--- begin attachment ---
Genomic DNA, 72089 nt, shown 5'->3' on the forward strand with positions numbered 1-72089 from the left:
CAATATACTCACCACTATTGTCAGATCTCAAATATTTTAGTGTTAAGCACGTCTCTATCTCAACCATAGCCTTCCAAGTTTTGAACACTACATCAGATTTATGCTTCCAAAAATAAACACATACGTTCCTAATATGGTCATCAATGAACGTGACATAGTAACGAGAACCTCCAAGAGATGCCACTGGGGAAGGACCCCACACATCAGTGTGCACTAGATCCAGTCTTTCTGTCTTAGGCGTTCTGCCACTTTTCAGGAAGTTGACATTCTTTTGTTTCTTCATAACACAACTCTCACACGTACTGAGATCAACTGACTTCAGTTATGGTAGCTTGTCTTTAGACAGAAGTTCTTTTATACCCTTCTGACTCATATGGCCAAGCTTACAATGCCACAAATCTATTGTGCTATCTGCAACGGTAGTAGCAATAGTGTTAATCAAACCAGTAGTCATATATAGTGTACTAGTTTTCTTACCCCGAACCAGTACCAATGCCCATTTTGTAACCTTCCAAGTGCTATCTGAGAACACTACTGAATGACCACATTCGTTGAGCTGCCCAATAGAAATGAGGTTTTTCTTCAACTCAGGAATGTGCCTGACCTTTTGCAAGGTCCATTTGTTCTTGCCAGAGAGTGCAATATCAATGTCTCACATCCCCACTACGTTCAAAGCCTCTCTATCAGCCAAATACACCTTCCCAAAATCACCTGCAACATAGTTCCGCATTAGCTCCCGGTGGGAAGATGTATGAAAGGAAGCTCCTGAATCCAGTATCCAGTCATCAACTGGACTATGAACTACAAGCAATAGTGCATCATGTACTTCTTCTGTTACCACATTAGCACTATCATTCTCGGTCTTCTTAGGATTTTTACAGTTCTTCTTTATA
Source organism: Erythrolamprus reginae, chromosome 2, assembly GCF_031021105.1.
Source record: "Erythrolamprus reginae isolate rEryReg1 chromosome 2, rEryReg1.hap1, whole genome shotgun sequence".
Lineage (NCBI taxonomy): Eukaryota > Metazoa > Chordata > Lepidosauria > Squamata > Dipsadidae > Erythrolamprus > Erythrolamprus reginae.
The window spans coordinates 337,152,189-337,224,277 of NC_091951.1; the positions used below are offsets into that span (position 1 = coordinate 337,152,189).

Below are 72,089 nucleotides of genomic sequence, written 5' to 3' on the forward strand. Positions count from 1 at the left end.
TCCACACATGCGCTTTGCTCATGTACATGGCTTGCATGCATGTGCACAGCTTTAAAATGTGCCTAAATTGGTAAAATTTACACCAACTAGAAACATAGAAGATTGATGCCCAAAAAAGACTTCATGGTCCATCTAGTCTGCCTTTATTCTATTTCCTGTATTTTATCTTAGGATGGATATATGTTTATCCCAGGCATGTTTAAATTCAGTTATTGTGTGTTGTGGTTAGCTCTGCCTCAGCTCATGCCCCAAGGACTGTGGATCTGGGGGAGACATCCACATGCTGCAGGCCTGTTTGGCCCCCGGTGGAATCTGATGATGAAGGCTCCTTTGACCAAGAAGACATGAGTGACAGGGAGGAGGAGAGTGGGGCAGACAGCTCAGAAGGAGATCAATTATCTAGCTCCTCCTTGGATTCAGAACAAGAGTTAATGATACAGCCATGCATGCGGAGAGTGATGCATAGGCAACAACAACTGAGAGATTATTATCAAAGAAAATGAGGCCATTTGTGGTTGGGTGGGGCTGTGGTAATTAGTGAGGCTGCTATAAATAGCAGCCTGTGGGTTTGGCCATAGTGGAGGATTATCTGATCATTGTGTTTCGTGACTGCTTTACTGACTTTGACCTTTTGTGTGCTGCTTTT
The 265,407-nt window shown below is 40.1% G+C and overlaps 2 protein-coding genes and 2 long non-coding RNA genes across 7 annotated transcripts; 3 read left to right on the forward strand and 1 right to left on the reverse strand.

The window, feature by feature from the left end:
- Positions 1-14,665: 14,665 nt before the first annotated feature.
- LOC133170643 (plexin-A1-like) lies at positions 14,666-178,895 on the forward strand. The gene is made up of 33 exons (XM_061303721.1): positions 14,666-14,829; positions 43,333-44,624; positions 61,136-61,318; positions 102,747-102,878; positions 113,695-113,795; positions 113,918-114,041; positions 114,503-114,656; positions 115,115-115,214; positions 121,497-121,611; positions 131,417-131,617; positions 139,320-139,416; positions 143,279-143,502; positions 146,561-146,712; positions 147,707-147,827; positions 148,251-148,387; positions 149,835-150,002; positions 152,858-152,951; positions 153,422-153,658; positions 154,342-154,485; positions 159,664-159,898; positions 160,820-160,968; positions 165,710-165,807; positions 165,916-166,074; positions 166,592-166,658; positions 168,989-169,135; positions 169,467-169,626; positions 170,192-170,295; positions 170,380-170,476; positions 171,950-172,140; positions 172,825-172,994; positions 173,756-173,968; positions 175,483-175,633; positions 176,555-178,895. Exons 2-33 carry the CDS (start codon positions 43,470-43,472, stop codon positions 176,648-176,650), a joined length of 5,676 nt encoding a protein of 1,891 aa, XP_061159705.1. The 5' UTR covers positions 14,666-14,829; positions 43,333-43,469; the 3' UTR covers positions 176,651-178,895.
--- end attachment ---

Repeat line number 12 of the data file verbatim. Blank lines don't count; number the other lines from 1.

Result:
- LOC133170643 (plexin-A1-like) lies at positions 14,666-178,895 on the forward strand. The gene is made up of 33 exons (XM_061303721.1): positions 14,666-14,829; positions 43,333-44,624; positions 61,136-61,318; positions 102,747-102,878; positions 113,695-113,795; positions 113,918-114,041; positions 114,503-114,656; positions 115,115-115,214; positions 121,497-121,611; positions 131,417-131,617; positions 139,320-139,416; positions 143,279-143,502; positions 146,561-146,712; positions 147,707-147,827; positions 148,251-148,387; positions 149,835-150,002; positions 152,858-152,951; positions 153,422-153,658; positions 154,342-154,485; positions 159,664-159,898; positions 160,820-160,968; positions 165,710-165,807; positions 165,916-166,074; positions 166,592-166,658; positions 168,989-169,135; positions 169,467-169,626; positions 170,192-170,295; positions 170,380-170,476; positions 171,950-172,140; positions 172,825-172,994; positions 173,756-173,968; positions 175,483-175,633; positions 176,555-178,895. Exons 2-33 carry the CDS (start codon positions 43,470-43,472, stop codon positions 176,648-176,650), a joined length of 5,676 nt encoding a protein of 1,891 aa, XP_061159705.1. The 5' UTR covers positions 14,666-14,829; positions 43,333-43,469; the 3' UTR covers positions 176,651-178,895.